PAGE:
One of the reasons I never tire of going on safari in Africa is that you never stop learning. Animals have so much to teach us, even those that many people ignore on game drives due to their abundance. Impalas are a great example. I'll admit, I'm biased, after spending six years of my life studying them in Zimbabwe and Namibia, but they are an animal that gets more interesting the longer you spend with them.
Impalas are the most common antelope in Africa and they didn't get that abundant by being stupid. Ask anyone who's ever tried to stalk up to a herd of impala in the bush undetected just how savvy these rufous, wiley mammals are. Ask any leopard! Apart from the consumate hunters, African wild dogs, which have the highest success rate of the large African predators in terms of kills (and their favourite prey is impalas), most hunts of impala by predators actually fail. That's partly because impalas are so good at working together as a herd. There's always some impalas looking around, being vigilant for predators that might come sneaking up undetected by other impalas, too consumed by eating grass or shrubs to notice. The bigger the herd, the fewer impalas need to be vigilant, so there really are advantages in larger herds, due to the greater numbers of eyes and ears. That's why you often see other species, like warthogs and springboks, hanging out with impalas. Of course, your odds of being the one that gets eaten are also lower in a big herd, unless you're vulnerable in some way, such as very old, very young or injured/sick, in which case, you're more likely to be singled out for dinner.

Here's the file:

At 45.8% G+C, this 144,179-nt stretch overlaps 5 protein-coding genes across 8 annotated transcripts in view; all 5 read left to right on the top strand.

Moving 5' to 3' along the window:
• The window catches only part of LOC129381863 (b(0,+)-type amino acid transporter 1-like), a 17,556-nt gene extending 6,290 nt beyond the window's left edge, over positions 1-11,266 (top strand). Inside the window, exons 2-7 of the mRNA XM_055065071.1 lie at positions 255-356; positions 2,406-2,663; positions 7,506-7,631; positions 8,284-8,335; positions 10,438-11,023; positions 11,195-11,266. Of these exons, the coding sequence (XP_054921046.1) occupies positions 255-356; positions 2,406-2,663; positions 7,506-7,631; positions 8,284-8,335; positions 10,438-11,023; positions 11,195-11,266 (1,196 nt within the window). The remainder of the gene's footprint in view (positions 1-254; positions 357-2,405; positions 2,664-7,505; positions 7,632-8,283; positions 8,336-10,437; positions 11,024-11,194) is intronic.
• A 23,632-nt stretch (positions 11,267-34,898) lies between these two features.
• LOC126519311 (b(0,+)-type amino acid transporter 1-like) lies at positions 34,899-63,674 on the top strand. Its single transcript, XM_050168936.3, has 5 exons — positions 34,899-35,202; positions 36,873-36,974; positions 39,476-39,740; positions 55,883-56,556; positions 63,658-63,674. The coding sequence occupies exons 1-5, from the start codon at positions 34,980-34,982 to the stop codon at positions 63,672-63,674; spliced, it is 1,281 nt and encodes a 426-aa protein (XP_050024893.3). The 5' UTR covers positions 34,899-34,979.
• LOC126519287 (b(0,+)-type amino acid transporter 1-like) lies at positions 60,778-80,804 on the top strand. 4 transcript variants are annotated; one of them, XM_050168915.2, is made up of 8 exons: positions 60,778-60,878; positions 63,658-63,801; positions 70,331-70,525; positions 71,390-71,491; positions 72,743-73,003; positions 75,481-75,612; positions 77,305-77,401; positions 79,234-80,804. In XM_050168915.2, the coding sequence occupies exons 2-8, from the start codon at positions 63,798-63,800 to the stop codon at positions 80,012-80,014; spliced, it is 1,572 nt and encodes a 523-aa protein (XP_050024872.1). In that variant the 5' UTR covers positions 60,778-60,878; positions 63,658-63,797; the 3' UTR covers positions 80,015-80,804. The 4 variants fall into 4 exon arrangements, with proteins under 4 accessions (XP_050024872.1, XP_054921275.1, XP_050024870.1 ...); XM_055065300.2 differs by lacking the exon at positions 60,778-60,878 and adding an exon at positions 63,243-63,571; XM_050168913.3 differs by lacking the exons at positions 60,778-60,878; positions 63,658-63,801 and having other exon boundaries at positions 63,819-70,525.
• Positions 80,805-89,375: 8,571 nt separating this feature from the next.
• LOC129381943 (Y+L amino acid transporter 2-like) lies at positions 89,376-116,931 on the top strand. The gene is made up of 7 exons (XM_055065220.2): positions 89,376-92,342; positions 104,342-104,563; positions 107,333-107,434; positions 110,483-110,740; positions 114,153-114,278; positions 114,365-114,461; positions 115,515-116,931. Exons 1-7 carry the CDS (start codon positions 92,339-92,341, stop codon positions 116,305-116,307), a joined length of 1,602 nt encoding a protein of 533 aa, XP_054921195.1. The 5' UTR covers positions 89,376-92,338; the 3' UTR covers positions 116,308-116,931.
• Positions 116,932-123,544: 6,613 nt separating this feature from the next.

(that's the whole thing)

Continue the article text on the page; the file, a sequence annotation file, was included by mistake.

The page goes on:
Impalas on the outside of herds tend to spend more time looking around for predators compared to those in the centre of herds, which is probably due to their higher risk of predation on the periphery. They spend more time being vigilant when on the outside of a herd, so those in the middle can catch up on eating with the head down. Then when a predator does strike, the alarm bark of the impalas ensures they all spring into action with legs kicking, tails flared, and jumping around in all sorts of directions, trying to confuse the predator and reduce the chances of anyone being slain. It may be every impala for him or herself, but they really are very good at working together to reduce individual risk. Predators like lions and leopards are extremely effective at quietly sneaking up to impalas, but often it's other animals like birds or vervet monkeys and baboons that give away a big cat's position. So, it's not only within impala herds that animals collaborate, but often it seems like the other prey animals are helping each other out too, ensuring they all live to see another day!